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More on the Administration's Drug Deal

What kind of deal did the administration and Senate Finance Chairman Max Baucus make with the drug industry? And was it a good deal? I (try to) answer those questions in an article that appears in TNR's latest print edition--and is running on our (new!) home page today.

As I note, albeit briefly because of the print edition's space constraints, three other articles advanced this story before I came along. One was a New York Times article, in which PhRMA chairman Billy Tauzin first spilled the beans about a key concession his group had secured. By that point, it was public knowledge that PhRMA was volunteering to give up $80 billion in revenue--or, at least, what it said was $80 billion in revenue--in order to help finance reform. What wasn't known until then was that PhRMA had secured a promise that neither the administration nor Baucus would seek more than $80 billion.

That article raised as many questions as it answered. Did the administration agree explicitly not to pursue certain policy options, like having the govenrment negotiate directly with drug makers over prices--or letting people buy drugs from Canada and Mexico? Would the administration stick by this deal, even if Congress pushed for stronger concessions? (It was the possibility of such a push that, by all accounts, got Tauzin talking to the Times in the first place.)

That's where two additional pieces of reporting--and a little controversy--come into play. The first story was a Huffington Post article by Ryan Grim, in which Grim published a memo he'd obtained from a health care lobbyist. The memo, which Grim said was produced by "a person directly involved in the negotiations," seemed to detail several more administration concessions. Among other things, it suggested, the White House promised not to seek either govenrment negotiating authority or reimportation.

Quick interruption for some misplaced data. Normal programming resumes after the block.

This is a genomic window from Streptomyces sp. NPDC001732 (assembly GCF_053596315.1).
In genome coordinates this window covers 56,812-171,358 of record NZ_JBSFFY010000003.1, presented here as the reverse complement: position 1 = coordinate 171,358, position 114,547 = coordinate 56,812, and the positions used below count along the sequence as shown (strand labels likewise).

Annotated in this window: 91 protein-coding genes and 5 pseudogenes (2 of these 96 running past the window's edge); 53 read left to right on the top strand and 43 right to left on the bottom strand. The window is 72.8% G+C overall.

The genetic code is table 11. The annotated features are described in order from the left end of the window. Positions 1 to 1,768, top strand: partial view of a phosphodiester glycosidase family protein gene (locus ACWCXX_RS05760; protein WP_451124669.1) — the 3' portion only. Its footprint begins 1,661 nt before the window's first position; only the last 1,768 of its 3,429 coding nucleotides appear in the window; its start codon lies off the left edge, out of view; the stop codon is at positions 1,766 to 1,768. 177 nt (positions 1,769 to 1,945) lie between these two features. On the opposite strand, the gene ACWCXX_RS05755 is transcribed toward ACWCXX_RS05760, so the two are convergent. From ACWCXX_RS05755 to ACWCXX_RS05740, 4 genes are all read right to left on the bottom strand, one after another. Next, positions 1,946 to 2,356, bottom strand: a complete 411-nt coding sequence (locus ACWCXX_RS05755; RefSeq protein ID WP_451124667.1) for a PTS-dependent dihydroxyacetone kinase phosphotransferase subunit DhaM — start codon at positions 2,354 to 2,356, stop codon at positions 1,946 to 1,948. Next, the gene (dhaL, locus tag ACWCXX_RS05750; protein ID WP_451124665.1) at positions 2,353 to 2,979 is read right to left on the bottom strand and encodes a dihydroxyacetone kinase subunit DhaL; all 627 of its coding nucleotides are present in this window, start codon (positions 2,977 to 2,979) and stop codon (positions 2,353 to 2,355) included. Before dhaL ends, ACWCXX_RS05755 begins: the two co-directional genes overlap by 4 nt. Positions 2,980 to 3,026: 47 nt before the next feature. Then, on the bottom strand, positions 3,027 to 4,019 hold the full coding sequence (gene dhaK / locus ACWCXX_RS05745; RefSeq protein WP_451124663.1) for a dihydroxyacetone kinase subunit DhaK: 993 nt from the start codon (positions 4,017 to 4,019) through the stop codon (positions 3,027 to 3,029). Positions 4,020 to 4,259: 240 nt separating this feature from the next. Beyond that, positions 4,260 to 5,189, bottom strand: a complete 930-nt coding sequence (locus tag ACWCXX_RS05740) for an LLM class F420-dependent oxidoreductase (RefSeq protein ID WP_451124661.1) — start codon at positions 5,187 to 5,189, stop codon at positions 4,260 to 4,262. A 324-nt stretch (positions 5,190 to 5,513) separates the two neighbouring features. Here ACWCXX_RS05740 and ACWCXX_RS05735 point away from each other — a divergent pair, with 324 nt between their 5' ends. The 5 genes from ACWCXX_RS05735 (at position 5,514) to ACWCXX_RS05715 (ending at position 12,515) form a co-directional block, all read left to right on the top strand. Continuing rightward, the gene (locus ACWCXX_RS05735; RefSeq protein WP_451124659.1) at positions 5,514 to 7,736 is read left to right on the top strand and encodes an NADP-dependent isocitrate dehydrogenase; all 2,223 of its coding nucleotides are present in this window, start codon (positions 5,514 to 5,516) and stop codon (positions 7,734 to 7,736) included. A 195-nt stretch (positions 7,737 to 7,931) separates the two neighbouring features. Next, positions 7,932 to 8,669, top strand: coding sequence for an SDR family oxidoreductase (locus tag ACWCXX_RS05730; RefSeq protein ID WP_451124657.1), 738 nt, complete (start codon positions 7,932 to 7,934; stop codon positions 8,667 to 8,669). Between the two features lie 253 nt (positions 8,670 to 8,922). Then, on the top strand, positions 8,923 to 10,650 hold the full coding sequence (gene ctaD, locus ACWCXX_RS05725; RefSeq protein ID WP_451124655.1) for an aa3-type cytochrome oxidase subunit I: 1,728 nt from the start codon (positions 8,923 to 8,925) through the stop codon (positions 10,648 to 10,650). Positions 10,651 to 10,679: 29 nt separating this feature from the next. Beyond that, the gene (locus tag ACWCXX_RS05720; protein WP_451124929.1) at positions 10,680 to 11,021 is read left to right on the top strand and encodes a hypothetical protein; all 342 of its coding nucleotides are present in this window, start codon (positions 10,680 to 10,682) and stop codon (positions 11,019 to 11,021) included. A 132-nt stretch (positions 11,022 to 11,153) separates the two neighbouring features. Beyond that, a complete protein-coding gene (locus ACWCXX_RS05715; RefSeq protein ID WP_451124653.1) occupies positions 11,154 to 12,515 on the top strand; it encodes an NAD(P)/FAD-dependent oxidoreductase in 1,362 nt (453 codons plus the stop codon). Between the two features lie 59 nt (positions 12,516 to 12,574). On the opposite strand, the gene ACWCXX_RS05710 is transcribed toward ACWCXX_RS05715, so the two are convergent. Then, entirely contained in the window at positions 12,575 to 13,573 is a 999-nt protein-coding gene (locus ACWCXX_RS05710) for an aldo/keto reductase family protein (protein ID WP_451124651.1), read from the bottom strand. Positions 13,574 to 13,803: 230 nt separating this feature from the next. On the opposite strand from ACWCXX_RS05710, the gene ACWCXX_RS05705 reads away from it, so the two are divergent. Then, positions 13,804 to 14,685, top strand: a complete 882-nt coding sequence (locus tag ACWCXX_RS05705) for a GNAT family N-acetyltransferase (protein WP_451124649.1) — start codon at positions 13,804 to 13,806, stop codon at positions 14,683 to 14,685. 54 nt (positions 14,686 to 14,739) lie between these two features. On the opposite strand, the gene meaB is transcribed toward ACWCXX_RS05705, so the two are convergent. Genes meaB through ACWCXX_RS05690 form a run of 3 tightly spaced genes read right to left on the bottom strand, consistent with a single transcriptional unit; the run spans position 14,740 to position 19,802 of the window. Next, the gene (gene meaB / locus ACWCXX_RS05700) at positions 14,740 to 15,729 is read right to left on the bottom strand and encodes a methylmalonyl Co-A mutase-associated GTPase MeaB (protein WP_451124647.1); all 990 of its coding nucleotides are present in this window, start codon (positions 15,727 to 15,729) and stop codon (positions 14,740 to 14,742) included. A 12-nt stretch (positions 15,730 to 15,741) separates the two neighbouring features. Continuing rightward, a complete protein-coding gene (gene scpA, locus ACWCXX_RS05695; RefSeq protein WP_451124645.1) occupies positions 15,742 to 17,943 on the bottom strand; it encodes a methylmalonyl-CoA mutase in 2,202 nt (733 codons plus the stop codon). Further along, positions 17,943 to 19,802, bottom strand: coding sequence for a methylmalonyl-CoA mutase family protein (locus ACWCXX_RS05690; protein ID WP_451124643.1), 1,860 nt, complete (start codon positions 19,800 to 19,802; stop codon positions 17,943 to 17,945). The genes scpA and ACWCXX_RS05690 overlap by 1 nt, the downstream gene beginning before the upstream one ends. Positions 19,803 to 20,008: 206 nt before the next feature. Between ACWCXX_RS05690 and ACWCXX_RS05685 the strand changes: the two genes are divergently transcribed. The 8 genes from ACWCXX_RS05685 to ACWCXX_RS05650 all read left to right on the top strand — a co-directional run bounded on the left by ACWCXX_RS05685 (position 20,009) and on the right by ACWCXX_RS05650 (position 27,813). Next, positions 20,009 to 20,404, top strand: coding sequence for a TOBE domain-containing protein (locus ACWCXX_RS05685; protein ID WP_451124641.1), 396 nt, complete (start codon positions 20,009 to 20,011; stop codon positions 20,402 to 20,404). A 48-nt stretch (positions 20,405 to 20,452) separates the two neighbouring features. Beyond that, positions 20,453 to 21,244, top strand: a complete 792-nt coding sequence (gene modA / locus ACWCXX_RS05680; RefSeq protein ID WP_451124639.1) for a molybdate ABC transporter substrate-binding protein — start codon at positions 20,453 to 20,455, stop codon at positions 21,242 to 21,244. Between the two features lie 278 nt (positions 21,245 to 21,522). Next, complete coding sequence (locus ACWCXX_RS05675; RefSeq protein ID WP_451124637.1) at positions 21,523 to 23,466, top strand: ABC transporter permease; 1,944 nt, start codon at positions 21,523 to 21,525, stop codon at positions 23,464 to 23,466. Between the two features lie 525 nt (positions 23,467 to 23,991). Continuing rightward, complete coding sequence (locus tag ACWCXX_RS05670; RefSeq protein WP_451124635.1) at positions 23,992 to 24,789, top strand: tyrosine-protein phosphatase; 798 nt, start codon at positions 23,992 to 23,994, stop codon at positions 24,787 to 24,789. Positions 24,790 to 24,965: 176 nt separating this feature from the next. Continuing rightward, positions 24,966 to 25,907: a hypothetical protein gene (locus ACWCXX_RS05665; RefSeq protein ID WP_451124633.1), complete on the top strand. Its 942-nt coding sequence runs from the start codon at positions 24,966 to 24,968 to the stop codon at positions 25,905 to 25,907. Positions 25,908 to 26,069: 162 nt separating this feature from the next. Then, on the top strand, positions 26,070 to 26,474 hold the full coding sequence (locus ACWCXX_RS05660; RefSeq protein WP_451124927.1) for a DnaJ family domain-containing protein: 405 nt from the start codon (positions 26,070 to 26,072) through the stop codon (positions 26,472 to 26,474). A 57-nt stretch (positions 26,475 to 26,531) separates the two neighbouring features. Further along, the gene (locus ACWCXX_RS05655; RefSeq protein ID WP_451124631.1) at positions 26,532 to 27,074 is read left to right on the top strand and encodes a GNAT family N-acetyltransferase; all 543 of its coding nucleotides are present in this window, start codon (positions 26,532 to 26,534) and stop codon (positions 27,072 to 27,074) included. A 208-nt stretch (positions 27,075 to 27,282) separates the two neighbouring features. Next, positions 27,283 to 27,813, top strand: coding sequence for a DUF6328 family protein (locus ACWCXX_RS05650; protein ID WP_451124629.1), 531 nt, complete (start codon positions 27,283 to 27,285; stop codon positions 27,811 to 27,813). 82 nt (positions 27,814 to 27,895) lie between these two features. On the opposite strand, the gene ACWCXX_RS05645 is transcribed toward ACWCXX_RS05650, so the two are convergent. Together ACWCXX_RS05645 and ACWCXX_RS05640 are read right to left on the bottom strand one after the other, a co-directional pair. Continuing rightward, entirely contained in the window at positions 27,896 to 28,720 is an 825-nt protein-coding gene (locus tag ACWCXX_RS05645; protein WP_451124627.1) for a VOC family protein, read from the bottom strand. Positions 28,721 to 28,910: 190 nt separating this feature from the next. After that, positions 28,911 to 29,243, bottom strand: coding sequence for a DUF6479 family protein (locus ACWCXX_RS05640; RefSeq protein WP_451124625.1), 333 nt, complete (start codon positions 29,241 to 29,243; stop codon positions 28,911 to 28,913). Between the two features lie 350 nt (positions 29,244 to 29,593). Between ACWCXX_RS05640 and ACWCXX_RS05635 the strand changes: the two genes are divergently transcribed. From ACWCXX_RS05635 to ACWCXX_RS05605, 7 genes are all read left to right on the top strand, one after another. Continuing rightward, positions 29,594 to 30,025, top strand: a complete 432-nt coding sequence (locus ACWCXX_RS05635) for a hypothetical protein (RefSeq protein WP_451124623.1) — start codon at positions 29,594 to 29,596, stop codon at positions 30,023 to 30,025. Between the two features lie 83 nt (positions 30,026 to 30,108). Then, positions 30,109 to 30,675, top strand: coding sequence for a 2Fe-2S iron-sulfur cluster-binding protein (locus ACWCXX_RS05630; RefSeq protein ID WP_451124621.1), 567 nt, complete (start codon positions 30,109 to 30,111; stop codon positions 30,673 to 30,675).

The administration promptly denied that the memo was correct. So did PhRMA. And they did so in strong terms, on the record and in background conversations. But a subsequent story by The Atlantic's Marc Ambinder--that's the third article--suggested the issue was at least partly one of semantics: While the administration hadn't taken price negotiation and reimportation off the table per se, Ambinder reported, it had indicated it would not aggressively pursue those options right away, at least as part of health care reform. As for the memo itself, most likely it was prepared by somebody affiliated with PhRMA and used for internal purposes, to pacify members concerned that Tauzin had given away too much. It was certainly authentic, although it may not have reflected the bargain's actual terms.

To be brutally honest, even after extensive interviews with highly placed sources spanning the administration, Congress, and the drug industry, I'm still not sure exactly who agreed to what--and when. Even among parties to the agreement, there seems to be some confusion--or at least dispute--over the terms.

But there's no argument about the broad outlines. And based on those basics--plus what I learned in my reporting--I've become convinced of two things.

One is that the drug industry got off easy. Really easy. Included in the $80 billion is $30 billion in "lost revenue" because of a 50 percent discount PhRMA promised to seniors who hit the infamous Medicare "donut hole." But without the discount, a lot of those seniors wouldn't have bought the drugs in the first place. So it's not really lost revenue so much as a lower windfall. Meanwhile, credible analyses suggest the industry could easily give up far more, as Tim Noah recently explained in Slate. This isn't surprising, given that--as you can see below--the drug industry is consistently among the nation's most profitable and its record of innovation is not as great as you may think.

And the second thing I've decided? That the deal, however lousy, was probably worth making. To find out why, you'll have to read the article.